The story starts with a Kiwi, no not the fruit, the people who are born in New Zealand. Bruce McLaren was his name, born in 1937 he was a race car designer, a driver, an engineer and an inventor. He lived and died doing what he loved and what he did best, racing. He was a very well established driver with numerous great titles under his belt. Bruce was a winner of 5 constructor’s championships between 1967 and 1972. He won the Indy 500 three times. Plus to top it all he won Le Mans 24 and the Sebring 12. He was quite a guy once he got behind a wheel.
McLaren raced its first Grand Prix in 1966 in Monaco and it only completed 9 laps after an oil leak on the car. Jackie Stewart went on to win the race in his BRM after 100 laps on the streets of Monte Carlo. How times have changed. The whole 66 program was plagued by numerous problems, more specifically with the poor engine choice. He was using a short stroke version of the Ford Indy engine, while it sounded like a Shelby AC Cobra going through the tunnel in Monaco (Sexy) it lacked power and consequently didn’t get the job done.
The team had to wait until 1968 before getting the taste of the bubbles at the top of the podium. How did it happen? Well the team had developed its own chassis, the M7, a Cosworth powered car. You hear the name Cosworth and you know this is where the magic is going to happen (All we need now is Paul Daniels and Debbie McGee and its game on). The team now consisted of 2 drivers, Bruce himself and Denny Hulme, the reigning Formula 1 World Champion at the time.
Spa-Francorchamps is the location in Belgium starting the race 6thon the grid it seemed like he had a battle on his hands but Bruce persevered and 28 laps later took that chequered flag. McLaren was established as a winning team. Where was Jackie Stewart now? Well down in 4th place, he had ran out of fuel on the penultimate lap. Maybe it was something to do with a safety car? (If only they had SC speed limiters) The story isn’t all rosy from here, there are dark times ahead.
Moving onto the 1970’s the decade started out somewhat grim for the outfit with the death of founder and driver Bruce McLaren. He died at the wheel of a new car he was testing. The M8D Can Am car. Bruce was travelling at approximately 170MPH when a fastener for the rear bodywork failed and the entire piece was detached from the car. The car spun into a concrete marshal post and Bruce McLaren was killed instantly.
Skip forward a few years when McLaren where winless in 1970 and 1971 due mainly to the domination of Jackie Stewart and Jochen Rindt. McLaren decide in 1972 to abandon the Can Am series and concentrate solely on Formula 1, thank god they did because Can Am ceased itself in 1974 with McLaren being the most successful constructor in the series history.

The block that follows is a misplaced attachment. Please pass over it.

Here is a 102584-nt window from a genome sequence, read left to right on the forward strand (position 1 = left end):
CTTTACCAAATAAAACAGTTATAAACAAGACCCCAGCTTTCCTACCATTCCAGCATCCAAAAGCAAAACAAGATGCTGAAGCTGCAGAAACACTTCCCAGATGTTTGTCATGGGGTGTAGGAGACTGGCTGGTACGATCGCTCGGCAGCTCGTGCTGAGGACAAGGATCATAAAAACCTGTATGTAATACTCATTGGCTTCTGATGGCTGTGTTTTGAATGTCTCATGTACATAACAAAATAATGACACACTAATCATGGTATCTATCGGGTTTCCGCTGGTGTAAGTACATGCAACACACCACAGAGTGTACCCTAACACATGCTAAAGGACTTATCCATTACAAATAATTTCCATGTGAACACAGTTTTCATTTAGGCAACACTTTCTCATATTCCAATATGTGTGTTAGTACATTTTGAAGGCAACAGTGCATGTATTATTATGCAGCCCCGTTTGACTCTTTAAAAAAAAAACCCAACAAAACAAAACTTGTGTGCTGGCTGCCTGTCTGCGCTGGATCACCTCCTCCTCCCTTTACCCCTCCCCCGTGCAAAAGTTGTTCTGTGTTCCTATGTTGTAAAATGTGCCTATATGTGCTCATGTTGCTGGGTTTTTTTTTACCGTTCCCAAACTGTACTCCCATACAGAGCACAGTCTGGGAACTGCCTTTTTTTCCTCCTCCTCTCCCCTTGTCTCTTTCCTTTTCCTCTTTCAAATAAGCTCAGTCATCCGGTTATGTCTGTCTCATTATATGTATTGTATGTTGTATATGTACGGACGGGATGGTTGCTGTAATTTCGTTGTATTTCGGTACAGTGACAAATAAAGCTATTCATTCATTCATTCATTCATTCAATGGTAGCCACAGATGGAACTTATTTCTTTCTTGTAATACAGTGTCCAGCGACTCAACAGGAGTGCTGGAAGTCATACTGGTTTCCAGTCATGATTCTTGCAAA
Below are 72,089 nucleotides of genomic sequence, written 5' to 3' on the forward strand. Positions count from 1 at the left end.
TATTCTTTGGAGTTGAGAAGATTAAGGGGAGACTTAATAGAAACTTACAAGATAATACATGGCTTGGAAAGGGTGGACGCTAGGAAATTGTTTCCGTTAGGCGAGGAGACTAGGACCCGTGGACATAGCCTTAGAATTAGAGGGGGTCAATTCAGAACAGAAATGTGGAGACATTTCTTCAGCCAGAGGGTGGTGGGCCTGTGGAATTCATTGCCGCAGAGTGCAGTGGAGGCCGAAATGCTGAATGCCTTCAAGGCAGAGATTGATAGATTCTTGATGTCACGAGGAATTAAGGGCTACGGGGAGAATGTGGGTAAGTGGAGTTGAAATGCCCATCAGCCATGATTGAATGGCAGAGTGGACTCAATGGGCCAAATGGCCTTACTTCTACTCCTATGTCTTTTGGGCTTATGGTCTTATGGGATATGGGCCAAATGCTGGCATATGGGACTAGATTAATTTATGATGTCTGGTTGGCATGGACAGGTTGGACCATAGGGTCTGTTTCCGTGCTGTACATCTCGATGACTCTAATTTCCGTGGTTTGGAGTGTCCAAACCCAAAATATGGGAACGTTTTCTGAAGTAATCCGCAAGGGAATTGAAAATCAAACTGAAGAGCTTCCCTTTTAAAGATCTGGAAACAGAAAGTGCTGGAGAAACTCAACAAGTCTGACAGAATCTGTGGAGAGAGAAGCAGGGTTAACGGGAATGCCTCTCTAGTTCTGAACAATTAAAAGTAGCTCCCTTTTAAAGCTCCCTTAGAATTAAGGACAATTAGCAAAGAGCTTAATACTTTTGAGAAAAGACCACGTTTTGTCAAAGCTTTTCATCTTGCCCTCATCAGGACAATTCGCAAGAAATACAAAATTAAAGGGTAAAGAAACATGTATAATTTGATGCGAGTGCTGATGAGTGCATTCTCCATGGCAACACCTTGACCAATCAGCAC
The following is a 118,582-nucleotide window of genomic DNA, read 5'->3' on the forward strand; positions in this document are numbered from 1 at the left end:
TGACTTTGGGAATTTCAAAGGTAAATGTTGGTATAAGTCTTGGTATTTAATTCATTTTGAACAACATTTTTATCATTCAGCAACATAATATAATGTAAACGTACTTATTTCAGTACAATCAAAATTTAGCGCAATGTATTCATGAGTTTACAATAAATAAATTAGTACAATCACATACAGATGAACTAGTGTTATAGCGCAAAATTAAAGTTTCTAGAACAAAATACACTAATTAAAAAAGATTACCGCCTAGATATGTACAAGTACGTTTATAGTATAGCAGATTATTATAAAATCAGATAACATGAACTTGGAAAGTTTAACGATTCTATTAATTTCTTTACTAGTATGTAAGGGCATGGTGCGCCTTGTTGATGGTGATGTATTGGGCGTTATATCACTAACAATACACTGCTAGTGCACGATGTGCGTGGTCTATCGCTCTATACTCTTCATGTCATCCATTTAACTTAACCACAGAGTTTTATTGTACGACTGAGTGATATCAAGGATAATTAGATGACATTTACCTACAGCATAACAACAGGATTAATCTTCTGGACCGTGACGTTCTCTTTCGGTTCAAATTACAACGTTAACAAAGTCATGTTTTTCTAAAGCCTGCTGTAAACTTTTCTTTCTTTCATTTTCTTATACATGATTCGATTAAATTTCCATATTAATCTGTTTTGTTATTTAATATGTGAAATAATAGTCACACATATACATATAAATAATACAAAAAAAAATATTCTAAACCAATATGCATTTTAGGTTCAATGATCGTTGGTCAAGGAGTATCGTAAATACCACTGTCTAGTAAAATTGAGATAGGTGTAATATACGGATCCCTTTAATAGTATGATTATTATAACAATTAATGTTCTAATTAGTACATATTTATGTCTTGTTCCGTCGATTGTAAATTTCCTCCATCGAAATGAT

The cars we know and love today started to really take shape during this period, the first of the few big ones being the M16. This was one of the first cars to have the engine entirely ahead of the rear axle. The car also wore prominent front and rear wings. This then evolved into the (LEGENDARY)M23 designed by Gordon Coppuck for the 1973 season. It was described to be the front of an M16 and the back of an M19. It was a car that was a chip of the old Lotus 72 block in the shape of a cheese wedge but with far more technological advances including a better suspension and improved aerodynamics.
In 1974 McLaren achieved their first Formula 1 World Constructors Championship and their first Driver Champion in the shape of the Emerson Fittipaldi, the Young Brazilian who had previously won the championship 2 years earlier with Lotus. This was also the year that Yardley cosmetics was replaced as the team sponsor by Marlboro Cigarettes giving the car the well known red and white livery we all recognise today. Things where indeed looking up in the McLaren camp.
The Drivers Championship would again come McLarens way in 1976 where the legendary James Hunt beat Niki Lauda by a single point. Hunt won 3 times in 1977 and these would be the last wins for McLaren for the decade as the team plunged into unsuccessful times.
The current team as we know it today was a merger of 2 teams. Bruce McLaren Motor Racing and Project Four Racing, the 2 merged in 1981 when the current team principle Ron Dennis shook hands on a deal to bring together the expertise of PFR a successful Formula 2 outfit and the old McLaren team which was struggling at the time.
McLaren at the time of the merger in 1981 had not won a Grand Prix since 1977 with that legendary race driver James Hunt. They had just finished the last championship in a lowly 7th place in the constructor’s championship. Things were not looking so great until now. Ron Dennis is a very clinical man who likes things done his way and he likes them done properly.
This was when McLarens most successful period begins to take shape and the kicking block really was in 1984 with the legendary design of the MP4/2 the first chassis to be made entirely from carbon fibre composites which proved to be a very strong partnership when paired with the Porsche/TAG engine. Alongside this engine was a glitzy list of legendary drivers to really stamp McLarens dominance in the 80’s and early 90’s. Drivers such as Alain Prost, Niki Lauder, Keke Rosberg and Stefan Johansson where behind the wheel in these machines that where comparable to the Ferraris of the modern day.
The most memorable partnership and probably the most successful but some would say at times controversial partnership had to be Alain Prost and Ayrton Senna. These two guys dominated the scene from 1989 in the 3.5 litre naturally aspirated engine MP4/5. The two men never did really see eye to eye and one can only wonder would they have buried the hatchet by now? Their rivalry went as far as a collision between the two in Japan which cost Senna the title but handed it on a platter to Prost. It was a bitter feud which seemed to benefit the team awarding them with 2 back to back titles under the 2 drivers.
The supremacy continued as Senna was teamed up with Gerhard Berger in 1990 and the team won a further 2 championships. But these two wins where the last championships that the team would win. Between then and now a McLaren only won the championship on one occasion. That was in 1998 with Mika Hakkinen in the West McLaren Mercedes.